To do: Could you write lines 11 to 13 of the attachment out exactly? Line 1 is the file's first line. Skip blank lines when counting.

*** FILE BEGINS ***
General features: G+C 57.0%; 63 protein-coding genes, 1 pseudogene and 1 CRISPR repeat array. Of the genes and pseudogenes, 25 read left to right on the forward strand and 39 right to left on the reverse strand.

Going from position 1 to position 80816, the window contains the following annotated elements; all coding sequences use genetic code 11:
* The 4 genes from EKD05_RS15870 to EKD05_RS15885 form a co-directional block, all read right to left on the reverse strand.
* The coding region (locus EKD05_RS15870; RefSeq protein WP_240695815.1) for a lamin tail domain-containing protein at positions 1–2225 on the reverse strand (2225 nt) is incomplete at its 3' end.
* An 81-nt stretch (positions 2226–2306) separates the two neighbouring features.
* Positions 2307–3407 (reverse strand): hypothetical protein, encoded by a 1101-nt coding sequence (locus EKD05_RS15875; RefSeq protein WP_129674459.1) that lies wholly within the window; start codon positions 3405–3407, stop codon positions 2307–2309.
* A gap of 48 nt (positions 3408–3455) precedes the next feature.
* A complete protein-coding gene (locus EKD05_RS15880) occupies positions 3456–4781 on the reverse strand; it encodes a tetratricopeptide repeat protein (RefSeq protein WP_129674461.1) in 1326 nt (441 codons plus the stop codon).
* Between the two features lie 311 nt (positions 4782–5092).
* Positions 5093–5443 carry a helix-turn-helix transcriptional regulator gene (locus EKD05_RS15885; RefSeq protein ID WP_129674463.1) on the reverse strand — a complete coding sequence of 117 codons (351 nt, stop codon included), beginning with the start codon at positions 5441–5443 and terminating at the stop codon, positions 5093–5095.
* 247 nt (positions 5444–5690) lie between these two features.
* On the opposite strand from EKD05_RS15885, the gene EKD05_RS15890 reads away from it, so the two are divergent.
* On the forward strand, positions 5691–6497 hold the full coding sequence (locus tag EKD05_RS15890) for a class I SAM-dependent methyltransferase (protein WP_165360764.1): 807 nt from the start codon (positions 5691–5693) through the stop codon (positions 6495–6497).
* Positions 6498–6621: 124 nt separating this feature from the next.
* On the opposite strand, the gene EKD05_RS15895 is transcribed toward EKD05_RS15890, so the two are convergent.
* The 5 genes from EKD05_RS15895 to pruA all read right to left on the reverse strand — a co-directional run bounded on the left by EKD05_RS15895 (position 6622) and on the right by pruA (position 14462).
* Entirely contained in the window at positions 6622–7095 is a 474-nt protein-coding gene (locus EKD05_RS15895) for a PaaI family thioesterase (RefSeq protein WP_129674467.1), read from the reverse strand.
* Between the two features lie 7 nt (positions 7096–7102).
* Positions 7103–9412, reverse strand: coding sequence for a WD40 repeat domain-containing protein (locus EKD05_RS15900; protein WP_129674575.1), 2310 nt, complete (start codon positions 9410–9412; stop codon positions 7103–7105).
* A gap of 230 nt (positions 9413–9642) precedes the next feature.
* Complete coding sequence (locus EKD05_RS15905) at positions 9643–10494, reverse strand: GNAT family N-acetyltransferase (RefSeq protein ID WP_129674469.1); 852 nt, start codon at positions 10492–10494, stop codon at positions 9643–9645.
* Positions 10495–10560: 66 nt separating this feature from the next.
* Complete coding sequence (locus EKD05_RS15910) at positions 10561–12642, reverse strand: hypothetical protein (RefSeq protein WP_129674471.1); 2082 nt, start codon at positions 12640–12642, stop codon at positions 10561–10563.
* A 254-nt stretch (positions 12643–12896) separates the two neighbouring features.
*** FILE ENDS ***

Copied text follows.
* 247 nt (positions 5444–5690) lie between these two features.
* On the opposite strand from EKD05_RS15885, the gene EKD05_RS15890 reads away from it, so the two are divergent.
* On the forward strand, positions 5691–6497 hold the full coding sequence (locus tag EKD05_RS15890) for a class I SAM-dependent methyltransferase (protein WP_165360764.1): 807 nt from the start codon (positions 5691–5693) through the stop codon (positions 6495–6497).